Hey there and welcome to another installment of the Meal Plan. Can you believe that we are already into November and are only a little more than a month away from the beginning of winter and Christmas. The months have flown by this year. And since by this point I’ve covered some of the most popular autumn foods, I figured that we should take a look at some of the other foods enjoyed around this time of year, similar to the chili newsletter released last week. This week, I am feeling in the mood for Pot-Roast.

Pot-roast is the American variation on the French dish Boeuf à la mode (beef in the style). The dish is made by slow-cooking a beef roast inside of broth, usually with some vegetables and herbs alongside. This results in a tender meat that pulls apart like the layers of an onion when it’s done.

When choosing the right kind of beef, my advice is to always go for the toughest cuts, or lean one with lots of connective tissue. Once you start slow-cooking it, those connective tissues dissolve away, leaving behind flavourful meat that’ll peel away at the slightest touch. These can include shoulder cuts, chunk roasts, briskets, rump roast, or bottom rounds.

It’s also important to take into consideration which vegetables and broths you cook alongside your roast, as their flavours will be added to the meat. The most popular vegetables cooked in pop-roast are carrots, onions, peas, potatoes, and corn, but celery, garlic, tomatoes, tomatoes, parsnip, and thyme can also be added. As for broths, most people will just use beef or chicken broth mixed with vegetable oil. But if you’d like some more flavour, you can spice it up with some vinegar, beer, and white or red wine.

If you’d like to try your hand at a pot-roast this November, myrecipes.com has a relatively simple recipe for your to cut your teeth on. Or for those of you who’re pot-roast veterans, maybe it’ll give you some ideas to play around with in your own recipes.


Company Pot-Roast



  • 1 (2-pound) boneless chuck roast, trimmed and cut in half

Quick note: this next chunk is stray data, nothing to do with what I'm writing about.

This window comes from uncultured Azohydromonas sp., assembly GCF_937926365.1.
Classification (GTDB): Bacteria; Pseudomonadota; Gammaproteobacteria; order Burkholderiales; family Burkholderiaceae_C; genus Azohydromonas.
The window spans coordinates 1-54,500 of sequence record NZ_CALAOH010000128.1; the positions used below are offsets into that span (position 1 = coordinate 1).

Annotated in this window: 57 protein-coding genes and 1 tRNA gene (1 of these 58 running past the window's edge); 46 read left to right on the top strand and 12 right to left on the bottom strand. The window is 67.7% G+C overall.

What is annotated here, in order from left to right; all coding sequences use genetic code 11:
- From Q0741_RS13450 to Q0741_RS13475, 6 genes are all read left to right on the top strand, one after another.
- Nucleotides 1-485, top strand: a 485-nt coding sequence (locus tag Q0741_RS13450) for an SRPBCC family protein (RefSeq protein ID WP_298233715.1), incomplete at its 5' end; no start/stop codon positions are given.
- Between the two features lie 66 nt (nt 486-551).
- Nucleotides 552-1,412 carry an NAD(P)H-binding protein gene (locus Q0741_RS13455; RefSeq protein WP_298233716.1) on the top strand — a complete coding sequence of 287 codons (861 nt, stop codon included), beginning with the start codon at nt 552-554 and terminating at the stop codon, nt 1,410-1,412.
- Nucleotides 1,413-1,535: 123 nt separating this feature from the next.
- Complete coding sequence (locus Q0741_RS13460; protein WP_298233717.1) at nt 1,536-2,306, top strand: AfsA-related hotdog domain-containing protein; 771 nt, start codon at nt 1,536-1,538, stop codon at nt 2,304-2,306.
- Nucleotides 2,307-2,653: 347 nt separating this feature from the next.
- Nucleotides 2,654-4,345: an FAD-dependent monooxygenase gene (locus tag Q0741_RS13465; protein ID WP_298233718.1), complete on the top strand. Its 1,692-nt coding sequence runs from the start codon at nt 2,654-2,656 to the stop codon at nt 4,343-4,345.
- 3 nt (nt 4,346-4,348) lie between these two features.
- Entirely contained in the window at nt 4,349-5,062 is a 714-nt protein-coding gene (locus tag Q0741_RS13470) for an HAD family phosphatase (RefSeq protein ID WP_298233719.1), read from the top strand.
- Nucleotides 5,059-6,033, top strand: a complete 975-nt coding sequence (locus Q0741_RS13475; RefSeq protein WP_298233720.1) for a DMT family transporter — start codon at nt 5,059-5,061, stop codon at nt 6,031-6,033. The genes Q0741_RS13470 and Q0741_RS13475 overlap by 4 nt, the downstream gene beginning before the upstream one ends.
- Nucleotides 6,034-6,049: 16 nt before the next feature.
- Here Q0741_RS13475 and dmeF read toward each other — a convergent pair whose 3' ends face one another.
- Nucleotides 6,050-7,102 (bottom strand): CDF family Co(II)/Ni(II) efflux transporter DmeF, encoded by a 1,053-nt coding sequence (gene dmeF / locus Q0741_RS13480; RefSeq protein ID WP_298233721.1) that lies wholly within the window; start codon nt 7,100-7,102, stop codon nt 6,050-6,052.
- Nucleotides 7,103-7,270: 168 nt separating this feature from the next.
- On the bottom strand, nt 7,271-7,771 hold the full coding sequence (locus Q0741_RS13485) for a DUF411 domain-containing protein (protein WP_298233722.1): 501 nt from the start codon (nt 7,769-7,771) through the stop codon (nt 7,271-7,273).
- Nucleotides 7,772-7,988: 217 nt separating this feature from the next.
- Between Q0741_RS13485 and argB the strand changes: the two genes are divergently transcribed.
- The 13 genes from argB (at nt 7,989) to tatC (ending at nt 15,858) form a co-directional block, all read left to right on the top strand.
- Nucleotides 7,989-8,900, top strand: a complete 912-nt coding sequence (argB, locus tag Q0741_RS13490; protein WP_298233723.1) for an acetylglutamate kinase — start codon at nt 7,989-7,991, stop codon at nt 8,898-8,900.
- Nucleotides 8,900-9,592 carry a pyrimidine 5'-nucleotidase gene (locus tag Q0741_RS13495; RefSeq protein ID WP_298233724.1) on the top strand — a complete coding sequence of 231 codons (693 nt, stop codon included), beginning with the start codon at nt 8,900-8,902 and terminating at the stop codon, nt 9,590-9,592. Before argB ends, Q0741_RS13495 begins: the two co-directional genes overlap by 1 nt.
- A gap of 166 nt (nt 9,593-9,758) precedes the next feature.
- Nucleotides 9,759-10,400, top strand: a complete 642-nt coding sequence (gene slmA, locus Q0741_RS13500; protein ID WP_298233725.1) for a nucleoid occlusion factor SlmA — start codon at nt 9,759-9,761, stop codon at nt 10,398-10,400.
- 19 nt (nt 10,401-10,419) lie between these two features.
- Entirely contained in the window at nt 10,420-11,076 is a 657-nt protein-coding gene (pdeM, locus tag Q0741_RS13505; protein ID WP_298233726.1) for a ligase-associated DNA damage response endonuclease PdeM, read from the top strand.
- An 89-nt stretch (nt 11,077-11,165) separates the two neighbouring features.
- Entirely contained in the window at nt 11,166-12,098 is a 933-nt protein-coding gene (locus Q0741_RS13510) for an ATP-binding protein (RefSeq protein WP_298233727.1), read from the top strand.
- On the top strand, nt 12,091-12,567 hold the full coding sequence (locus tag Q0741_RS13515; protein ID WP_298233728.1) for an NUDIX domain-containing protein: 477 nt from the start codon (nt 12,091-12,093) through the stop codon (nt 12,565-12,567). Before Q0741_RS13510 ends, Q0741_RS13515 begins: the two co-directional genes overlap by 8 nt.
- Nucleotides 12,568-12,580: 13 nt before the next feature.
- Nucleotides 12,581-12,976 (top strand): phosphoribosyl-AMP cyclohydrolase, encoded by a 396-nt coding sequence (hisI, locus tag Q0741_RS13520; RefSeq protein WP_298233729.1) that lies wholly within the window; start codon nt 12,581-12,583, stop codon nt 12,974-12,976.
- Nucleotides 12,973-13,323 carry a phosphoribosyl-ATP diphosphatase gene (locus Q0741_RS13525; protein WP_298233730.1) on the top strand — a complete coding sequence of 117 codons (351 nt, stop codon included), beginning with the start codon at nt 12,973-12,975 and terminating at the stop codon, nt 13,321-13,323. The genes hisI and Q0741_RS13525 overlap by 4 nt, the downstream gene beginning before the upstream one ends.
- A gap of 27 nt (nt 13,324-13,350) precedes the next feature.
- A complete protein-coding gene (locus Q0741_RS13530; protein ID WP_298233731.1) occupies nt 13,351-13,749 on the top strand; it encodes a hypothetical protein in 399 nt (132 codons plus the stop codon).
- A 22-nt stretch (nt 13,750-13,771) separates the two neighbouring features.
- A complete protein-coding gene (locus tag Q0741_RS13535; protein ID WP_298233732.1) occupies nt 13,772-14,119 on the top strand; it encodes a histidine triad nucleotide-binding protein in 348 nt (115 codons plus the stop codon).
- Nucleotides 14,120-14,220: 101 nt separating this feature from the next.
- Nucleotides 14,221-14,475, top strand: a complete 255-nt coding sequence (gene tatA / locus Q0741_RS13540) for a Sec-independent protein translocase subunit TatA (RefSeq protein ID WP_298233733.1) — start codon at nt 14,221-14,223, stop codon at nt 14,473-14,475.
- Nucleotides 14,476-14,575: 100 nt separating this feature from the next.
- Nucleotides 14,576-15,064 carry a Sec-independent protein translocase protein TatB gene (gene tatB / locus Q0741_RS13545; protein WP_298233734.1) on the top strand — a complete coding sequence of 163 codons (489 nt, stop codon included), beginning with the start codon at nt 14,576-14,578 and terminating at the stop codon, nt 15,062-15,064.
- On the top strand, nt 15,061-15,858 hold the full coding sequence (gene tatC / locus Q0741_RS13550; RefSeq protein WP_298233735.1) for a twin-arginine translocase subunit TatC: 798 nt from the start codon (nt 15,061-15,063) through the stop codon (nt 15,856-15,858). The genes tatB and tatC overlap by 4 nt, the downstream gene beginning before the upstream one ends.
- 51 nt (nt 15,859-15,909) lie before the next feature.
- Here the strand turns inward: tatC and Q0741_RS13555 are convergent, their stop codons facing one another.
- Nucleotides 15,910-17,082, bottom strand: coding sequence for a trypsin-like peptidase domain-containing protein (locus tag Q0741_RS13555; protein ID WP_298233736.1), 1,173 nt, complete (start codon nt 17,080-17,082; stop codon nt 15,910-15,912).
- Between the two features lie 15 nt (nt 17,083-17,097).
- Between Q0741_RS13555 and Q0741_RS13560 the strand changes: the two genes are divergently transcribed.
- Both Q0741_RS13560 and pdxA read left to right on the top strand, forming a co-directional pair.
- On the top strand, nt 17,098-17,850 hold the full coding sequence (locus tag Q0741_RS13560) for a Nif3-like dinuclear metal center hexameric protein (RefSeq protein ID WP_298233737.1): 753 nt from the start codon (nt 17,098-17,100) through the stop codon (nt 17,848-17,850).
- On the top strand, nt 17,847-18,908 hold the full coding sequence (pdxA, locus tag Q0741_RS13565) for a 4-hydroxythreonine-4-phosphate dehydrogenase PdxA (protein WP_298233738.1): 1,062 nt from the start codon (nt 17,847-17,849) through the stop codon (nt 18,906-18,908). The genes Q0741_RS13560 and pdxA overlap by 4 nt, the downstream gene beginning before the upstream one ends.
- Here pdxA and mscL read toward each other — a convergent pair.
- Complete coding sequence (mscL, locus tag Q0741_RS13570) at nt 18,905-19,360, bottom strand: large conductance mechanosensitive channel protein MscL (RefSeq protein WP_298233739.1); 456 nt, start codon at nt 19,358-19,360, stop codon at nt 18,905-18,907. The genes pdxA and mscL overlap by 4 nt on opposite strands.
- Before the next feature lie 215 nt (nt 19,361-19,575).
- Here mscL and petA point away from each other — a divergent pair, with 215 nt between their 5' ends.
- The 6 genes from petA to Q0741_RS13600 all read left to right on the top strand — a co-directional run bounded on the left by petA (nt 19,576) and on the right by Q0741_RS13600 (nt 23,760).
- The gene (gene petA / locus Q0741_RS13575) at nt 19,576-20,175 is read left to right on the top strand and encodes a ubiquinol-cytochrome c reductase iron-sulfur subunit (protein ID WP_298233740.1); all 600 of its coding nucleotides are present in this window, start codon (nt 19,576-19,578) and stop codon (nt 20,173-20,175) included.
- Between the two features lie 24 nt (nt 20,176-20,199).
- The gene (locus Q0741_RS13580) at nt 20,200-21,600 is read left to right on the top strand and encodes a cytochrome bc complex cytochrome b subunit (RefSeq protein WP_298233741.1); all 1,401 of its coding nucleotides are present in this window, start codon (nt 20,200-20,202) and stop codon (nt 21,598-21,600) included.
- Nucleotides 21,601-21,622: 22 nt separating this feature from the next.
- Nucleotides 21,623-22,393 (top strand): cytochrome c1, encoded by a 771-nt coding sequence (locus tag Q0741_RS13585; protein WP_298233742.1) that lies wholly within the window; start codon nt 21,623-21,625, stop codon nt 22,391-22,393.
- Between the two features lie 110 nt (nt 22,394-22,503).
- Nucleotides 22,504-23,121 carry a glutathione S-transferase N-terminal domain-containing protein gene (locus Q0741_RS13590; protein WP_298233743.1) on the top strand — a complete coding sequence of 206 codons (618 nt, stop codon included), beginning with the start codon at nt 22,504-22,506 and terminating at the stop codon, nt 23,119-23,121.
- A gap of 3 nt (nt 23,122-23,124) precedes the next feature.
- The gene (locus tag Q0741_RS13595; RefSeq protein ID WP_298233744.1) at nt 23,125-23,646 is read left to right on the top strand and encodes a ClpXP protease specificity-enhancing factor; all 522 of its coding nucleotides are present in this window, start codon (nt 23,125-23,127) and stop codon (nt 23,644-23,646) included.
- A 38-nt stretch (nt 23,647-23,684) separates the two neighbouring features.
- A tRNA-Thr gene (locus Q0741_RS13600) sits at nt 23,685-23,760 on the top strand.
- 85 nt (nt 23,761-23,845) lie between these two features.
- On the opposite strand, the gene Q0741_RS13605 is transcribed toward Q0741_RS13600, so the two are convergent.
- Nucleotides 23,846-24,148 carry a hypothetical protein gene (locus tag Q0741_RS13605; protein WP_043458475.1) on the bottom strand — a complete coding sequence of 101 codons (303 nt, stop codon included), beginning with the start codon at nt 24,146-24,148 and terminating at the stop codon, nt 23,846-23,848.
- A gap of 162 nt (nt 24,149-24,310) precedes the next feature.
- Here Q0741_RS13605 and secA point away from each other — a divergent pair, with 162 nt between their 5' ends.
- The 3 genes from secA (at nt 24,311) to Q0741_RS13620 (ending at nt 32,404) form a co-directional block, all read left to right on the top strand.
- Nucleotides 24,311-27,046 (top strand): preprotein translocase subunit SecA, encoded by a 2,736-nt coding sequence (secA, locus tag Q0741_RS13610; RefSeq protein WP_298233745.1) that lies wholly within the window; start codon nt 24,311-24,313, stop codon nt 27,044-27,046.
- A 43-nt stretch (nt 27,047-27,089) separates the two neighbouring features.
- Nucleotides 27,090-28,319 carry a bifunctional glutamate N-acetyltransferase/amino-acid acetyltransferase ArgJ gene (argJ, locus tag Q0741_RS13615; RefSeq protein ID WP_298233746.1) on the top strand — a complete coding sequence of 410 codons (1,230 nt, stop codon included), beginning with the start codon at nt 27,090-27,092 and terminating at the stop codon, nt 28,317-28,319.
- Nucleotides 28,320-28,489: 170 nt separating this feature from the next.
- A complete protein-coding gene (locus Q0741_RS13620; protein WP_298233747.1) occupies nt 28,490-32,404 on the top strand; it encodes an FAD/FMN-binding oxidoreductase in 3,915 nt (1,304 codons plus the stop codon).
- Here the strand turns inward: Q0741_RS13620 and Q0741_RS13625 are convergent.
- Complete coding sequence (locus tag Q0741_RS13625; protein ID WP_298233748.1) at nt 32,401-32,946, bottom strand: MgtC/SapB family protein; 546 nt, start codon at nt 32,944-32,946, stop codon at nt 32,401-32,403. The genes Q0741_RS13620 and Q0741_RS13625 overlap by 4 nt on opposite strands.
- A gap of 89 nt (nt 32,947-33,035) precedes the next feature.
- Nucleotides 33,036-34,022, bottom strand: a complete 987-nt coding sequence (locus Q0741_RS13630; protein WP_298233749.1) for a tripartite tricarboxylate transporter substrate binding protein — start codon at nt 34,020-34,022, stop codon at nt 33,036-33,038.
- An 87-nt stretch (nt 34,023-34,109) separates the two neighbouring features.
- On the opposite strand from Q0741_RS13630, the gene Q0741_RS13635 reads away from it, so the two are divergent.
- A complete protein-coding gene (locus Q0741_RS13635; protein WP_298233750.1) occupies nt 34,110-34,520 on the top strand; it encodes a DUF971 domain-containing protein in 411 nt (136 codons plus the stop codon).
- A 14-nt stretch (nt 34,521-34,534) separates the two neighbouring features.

• ¼ cup lower-sodium soy sauce
  • 2 garlic cloves, minced
  • 1 cup beef broth
  • 1 package dried morels
  • 1 tablespoon cracked black pepper
  • 3 tablespoons sun-dried tomato paste
  • 2 medium onions, quartered
  • 1 package carrots, cut into 2-inch pieces
  • 16 small red potatoes, halved
  • 1 tablespoon canola oil
  • 1 ½ tablespoons all-purpose flour
  • 3 tablespoons water
  • Rosemary sprigs


  • Combine roast, soy sauce, and garlic in a large zip-top plastic bag; seal bag, and marinate in refrigerator at least 8 hours, turning bag occasionally.
  • Bring broth to a boil in a small saucepan. Add mushrooms. Remove from heat and cover and let stand 20 minutes. Drain mushrooms through a cheesecloth-lines colander over a bowl, reserving broth mixture.
  • Remove roast from bag, reserving marinade. Sprinkle roast with pepper, gently pressing pepper into roast. Combine reserved marinade, mushroom broth mixture, and tomato paste; stir well, and set aside.
  • Place mushrooms, onion, carrot and potato in a 6-quart electric slow cooker; toss gently.
  • Heat oil in a large skillet over medium-high heat. Add roast, browning well on all sides. Place roast over vegetables in slow cooker. Pour tomato paste mixture into pan, scraping to loosen browned bits.
  • Pour tomato paste mixture over roast and vegetables. Cover with lid; cook on high-heat setting 1 hour. Reduce to low-heat setting, and cook 8 hours or until roast is tender. Place roast and vegetables on a serving platter; keep warm. Reserve liquid in slow cooker; increase to high-heat setting.
  • Place flour in a small bowl. Gradually add water, stirring with a whisk until well blended. Add flour mixture to liquid in slow cooker. Cook uncovered, 15 minutes or until slightly thick, stirring frequently. Serve gravy with roast and vegetables.
  • Makes 8 servings.